Without doubt, the selecction of ones favourite recording within the vast sellection of interpretations of Bach's Mass in B-Minor is a difficult task. I have sung this mass and heard more than ten different recordings of this "miracle of mighty mountain range in the planet of music". For me, Hengelbrocks recording is by far the best one: first of all, Hengelbrocks interpretation is very inspired, with convincing and sometimes innovative tempi, as for instance in the opening Kyrie which, for the first time, I could sense as a funeral march; second, the chorus is brillant, for me even better than the international "stars" as for example the Monteverdi Choir; third, the Soloists wich are members of the choir, integrate perfectly in the whole picture of this master piece; fourth, the balance engineers have done an exceptional work which allows you to hear every detail of the orchestra, soloists and choirs in perfect balance.
A very different set than Teldec's Bach 2000. The Hanssler Bachakademie, supervised by Helmut Rilling, is not HIP (historic instruments performance). The orchestras are warm and lush (but not huge). The soloists are, in general, extraordinary. The tempos are sane. Hanssler has included fragments of some incomplete BWV's that are not included in the Teldec set; a minor plus but appealing. I found I preferred these traditional instruments and the daring using of forte-piano in place of harpsichord on a few of the recordings (flute sonatas). Highlights for me are The Well-Tempered Clavier Books 1 and 2, Musical Offering, Flute Sonatas, The Motets. I also found I prefer these Cantatas recordings to any other, including the new Koopman, Suzuki and the well-known Leonhart-Harnoncourt. While not the newest recordings, the sound is warmer which I prefer to the new state-of-the-art HIP recordings. Although most of the Cantatas are older recordings, much of the Hanssler Bachakademie edition is newly recorded for this project and the sound is consistent and excellent.
In 1962, Walter Legge invited Klemperer to make a recording of Bach's Mass in B minor for EMI. Although the Mass was a work that Klemperer was strongly drawn to, he nonetheless declined the offer. He was reluctant to conduct the work using the vast forces that were typically employed for performances as he believed it should be performed with numbers similar to those that Bach would have envisaged. Several years later he proposed a recording of the piece using "authentic" forces of a choir of 48 and under 50 instrumentalists - hence this recording.
This recording, made in 1969, presents Ricther's chorus of 80 and orchestra using modern instruments, considered truer to Bach's spirit at this time than the large-orchestra oratorio style It is great to see a large chorus of everyday citizen singing Bach with such fervor. Filmed in the lovely baroque-style Klosterkirche in Diessen, about 25 miles southwest of Munich, this is a wonderful representation of Richter and Bach.
The Monteverdi Choir and English Baroque Soloists are renowned of their spectacular performances of Bach’s epic masterpiece, which they have toured extensively. During their last tour (in Munich, Frankfurt, Lucerne, Aix-en-Provence and Paris) there was a stampede for tickets and they performed every night in full houses, to spellbound audiences. This album is the culmination of the tour: it was recorded in an open session in London, and captures the special atmosphere of the concerts. It is presented in a 2-CD casebook and contains a booklet featuring original notes by John Eliot Gardiner translated in English, German and French.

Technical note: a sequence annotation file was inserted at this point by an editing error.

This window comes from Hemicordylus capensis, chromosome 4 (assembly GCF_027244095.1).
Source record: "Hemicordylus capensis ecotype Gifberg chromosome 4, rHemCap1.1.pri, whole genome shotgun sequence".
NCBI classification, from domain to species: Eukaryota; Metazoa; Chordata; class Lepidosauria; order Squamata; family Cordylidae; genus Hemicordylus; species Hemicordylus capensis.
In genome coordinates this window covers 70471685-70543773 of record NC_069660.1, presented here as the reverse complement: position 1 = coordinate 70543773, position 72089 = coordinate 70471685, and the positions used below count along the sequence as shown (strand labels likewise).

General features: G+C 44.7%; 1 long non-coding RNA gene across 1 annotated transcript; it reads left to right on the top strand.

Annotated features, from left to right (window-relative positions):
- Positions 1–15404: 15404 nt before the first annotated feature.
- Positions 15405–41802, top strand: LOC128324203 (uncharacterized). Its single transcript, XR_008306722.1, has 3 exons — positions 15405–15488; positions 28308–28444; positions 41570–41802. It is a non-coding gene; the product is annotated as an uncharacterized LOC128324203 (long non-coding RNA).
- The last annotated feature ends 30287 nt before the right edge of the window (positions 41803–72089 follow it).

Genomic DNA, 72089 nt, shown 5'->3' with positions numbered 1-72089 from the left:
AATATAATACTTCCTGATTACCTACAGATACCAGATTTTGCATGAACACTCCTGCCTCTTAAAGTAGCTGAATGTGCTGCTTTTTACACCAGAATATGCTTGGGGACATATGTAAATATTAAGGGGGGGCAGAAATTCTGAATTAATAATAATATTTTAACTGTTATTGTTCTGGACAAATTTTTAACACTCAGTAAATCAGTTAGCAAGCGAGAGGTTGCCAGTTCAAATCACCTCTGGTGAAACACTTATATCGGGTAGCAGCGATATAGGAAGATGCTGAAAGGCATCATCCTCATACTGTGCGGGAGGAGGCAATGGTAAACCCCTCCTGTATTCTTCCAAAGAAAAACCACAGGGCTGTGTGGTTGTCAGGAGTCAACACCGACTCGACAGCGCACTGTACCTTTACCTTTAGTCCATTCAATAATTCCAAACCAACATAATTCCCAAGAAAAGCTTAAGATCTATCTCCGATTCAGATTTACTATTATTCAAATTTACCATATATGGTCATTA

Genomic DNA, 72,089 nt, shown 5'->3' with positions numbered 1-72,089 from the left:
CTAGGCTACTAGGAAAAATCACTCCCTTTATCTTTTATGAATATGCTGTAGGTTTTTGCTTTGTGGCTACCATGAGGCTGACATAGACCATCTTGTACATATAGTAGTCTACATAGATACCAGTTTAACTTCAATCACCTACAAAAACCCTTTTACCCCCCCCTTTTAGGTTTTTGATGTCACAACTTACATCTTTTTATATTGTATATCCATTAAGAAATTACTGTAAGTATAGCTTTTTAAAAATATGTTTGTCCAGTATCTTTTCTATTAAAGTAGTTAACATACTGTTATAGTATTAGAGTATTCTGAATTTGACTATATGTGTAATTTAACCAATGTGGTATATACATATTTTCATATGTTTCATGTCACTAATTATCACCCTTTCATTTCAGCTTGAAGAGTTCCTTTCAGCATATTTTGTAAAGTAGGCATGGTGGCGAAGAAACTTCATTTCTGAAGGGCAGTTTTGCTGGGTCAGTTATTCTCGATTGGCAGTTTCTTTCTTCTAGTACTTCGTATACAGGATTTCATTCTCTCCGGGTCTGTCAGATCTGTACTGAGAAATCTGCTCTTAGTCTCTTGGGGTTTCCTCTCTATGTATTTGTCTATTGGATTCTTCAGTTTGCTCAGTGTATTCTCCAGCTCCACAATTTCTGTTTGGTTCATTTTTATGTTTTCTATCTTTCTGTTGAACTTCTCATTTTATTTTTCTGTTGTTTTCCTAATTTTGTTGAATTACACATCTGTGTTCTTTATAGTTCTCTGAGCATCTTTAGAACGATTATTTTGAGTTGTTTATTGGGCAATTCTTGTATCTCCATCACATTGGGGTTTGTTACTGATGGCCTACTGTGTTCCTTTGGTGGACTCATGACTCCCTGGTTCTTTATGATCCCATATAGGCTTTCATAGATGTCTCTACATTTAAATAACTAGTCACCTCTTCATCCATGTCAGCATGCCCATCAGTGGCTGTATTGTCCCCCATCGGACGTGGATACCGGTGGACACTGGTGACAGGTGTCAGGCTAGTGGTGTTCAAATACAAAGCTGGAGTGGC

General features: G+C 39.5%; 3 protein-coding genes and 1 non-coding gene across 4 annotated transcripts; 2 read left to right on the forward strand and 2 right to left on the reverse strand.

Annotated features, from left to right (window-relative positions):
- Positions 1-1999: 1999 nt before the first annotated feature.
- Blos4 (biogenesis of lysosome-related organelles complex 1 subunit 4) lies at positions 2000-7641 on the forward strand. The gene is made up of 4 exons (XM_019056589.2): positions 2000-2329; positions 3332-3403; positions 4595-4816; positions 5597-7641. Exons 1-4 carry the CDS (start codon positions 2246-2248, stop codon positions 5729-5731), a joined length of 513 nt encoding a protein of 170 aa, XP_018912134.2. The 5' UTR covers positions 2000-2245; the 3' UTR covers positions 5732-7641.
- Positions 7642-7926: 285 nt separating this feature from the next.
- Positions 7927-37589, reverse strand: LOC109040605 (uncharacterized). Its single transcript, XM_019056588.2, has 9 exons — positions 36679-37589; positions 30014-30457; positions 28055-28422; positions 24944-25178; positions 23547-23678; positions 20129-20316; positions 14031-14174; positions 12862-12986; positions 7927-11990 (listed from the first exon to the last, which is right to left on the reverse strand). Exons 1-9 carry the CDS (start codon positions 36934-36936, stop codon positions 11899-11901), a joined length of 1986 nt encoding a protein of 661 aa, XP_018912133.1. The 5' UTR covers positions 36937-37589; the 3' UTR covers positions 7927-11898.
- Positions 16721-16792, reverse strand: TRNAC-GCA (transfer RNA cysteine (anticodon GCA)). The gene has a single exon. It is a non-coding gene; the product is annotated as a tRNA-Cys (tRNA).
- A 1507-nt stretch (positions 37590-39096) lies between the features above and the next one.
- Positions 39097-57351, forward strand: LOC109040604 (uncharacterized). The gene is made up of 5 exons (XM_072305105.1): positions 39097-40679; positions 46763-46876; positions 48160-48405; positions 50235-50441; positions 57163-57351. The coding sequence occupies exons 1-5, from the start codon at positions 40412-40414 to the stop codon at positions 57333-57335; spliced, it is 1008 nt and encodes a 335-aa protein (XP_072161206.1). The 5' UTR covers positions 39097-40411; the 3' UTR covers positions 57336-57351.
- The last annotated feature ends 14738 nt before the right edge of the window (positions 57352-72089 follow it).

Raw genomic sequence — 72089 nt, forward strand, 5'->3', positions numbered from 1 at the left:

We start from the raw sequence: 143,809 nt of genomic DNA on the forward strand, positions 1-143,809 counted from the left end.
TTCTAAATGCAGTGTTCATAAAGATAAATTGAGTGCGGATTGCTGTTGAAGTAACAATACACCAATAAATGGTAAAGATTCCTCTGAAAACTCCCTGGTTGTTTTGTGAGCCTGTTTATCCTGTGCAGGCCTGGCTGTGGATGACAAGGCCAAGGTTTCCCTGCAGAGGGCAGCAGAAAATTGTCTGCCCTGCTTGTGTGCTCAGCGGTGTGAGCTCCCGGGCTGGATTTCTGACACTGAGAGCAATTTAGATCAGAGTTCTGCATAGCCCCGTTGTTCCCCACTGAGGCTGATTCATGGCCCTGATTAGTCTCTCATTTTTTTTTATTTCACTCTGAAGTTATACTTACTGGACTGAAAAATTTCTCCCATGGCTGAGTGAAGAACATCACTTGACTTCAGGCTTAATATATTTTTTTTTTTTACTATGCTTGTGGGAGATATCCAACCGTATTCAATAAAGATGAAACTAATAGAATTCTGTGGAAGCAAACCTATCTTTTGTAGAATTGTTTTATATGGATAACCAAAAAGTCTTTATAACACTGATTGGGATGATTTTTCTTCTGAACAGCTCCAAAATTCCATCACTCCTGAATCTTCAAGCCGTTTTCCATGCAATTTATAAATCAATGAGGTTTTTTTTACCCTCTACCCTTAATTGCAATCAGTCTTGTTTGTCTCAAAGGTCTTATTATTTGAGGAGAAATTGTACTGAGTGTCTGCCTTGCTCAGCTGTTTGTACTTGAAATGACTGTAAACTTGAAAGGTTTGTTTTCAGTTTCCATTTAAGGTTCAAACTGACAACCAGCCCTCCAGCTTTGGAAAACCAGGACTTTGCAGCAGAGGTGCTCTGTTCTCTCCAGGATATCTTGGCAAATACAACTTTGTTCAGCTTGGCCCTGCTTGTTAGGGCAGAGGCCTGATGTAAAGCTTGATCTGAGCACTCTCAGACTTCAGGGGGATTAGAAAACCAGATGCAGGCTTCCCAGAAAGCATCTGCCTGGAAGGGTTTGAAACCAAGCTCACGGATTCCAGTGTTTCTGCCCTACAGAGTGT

Under the heading of "old business," someone a while back asked for opinion on the B Minor Mass of Robert Shaw. It is a performance I like a lot. Actually I prefer HIP treatment for Bach, but I think that Shaw goes a long way to give a dynamic life to this music. He has fine singers…..One of my favorites in the mass is the "Laudamus te" and you will go a long way to hear it sung any better than Delores Ziegler sings it….and the opening long phrase in one breath…..in a tempo more relaxed than one hears in other readings. Julianne Banse (Rilling) can also do it in one breath, but at a faster tempo. Veronica Gens (Herreweghe) can make you think that she does it in one breath, but she doesn't quite. She is very clever in this.
The Symphony No. 9 in C major, D. 944, known as the Great (published in 1840 as “Symphony No. 7 in C Major”, listed as No. 8 in the Neue Schubert-Ausgabe), is the final symphony completed by Franz Schubert. Originally called The Great C major to distinguish it from his Symphony No. 6, the Little C major, the subtitle is now usually taken as a reference to the symphony's majesty. Unusually long for a symphony of its time, a typical performance of The Great takes around 55 minutes, though it can also be played in as little as 45 minutes by employing a faster tempo and not repeating sections as indicated in the score. Franz Schubert's Symphony No. 8 in B minor, D.759 commonly known as the "Unfinished Symphony" , is a musical composition that Schubert started in 1822 but left with only two movements—though he lived for another six years.
Here is another recording of Liszt s Sonata displaying absolute mastery, complete insight. With Bolet one is aware of Liszt the transcendental virtuoso who discovered whole new areas of expression within the piano. -Gramophone.